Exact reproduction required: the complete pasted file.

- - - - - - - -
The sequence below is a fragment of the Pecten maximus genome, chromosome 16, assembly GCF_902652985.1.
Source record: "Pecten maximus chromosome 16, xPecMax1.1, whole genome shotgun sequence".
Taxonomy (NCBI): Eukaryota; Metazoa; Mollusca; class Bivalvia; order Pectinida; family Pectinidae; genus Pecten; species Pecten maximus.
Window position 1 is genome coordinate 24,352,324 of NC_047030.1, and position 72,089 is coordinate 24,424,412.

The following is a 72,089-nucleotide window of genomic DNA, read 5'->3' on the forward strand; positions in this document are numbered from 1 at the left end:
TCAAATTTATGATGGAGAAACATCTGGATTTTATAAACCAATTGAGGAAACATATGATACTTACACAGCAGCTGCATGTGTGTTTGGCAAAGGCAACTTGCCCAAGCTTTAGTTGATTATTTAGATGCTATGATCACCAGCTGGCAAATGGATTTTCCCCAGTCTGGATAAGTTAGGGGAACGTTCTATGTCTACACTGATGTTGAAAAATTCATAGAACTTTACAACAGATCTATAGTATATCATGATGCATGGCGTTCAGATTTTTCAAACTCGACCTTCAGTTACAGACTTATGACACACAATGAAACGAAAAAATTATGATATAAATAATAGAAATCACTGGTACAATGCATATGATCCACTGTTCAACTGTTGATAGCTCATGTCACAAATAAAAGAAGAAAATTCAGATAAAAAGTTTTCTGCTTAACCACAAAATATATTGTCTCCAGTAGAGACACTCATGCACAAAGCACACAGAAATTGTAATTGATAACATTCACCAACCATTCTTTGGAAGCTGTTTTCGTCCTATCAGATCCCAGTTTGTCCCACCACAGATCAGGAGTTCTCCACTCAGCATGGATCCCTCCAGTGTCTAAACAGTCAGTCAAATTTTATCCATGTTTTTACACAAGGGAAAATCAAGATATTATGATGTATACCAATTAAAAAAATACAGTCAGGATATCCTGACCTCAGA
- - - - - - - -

The sequence below is a fragment of the Pecten maximus genome, chromosome 16, assembly GCF_902652985.1.
Source record: "Pecten maximus chromosome 16, xPecMax1.1, whole genome shotgun sequence".
Taxonomy (NCBI): Eukaryota; Metazoa; Mollusca; class Bivalvia; order Pectinida; family Pectinidae; genus Pecten; species Pecten maximus.
Window position 1 is genome coordinate 24,352,324 of NC_047030.1, and position 72,089 is coordinate 24,424,412.

The following is a 72,089-nucleotide window of genomic DNA, read 5'->3' on the forward strand; positions in this document are numbered from 1 at the left end:
TCAAATTTATGATGGAGAAACATCTGGATTTTATAAACCAATTGAGGAAACATATGATACTTACACAGCAGCTGCATGTGTGTTTGGCAAAGGCAACTTGCCCAAGCTTTAGTTGATTATTTAGATGCTATGATCACCAGCTGGCAAATGGATTTTCCCCAGTCTGGATAAGTTAGGGGAACGTTCTATGTCTACACTGATGTTGAAAAATTCATAGAACTTTACAACAGATCTATAGTATATCATGATGCATGGCGTTCAGATTTTTCAAACTCGACCTTCAGTTACAGACTTATGACACACAATGAAACGAAAAAATTATGATATAAATAATAGAAATCACTGGTACAATGCATATGATCCACTGTTCAACTGTTGATAGCTCATGTCACAAATAAAAGAAGAAAATTCAGATAAAAAGTTTTCTGCTTAACCACAAAATATATTGTCTCCAGTAGAGACACTCATGCACAAAGCACACAGAAATTGTAATTGATAACATTCACCAACCATTCTTTGGAAGCTGTTTTCGTCCTATCAGATCCCAGTTTGTCCCACCACAGATCAGGAGTTCTCCACTCAGCATGGATCCCTCCAGTGTCTAAACAGTCAGTCAAATTTTATCCATGTTTTTACACAAGGGAAAATCAAGATATTATGATGTATACCAATTAAAAAAATACAGTCAGGATATCCTGACCTCAGA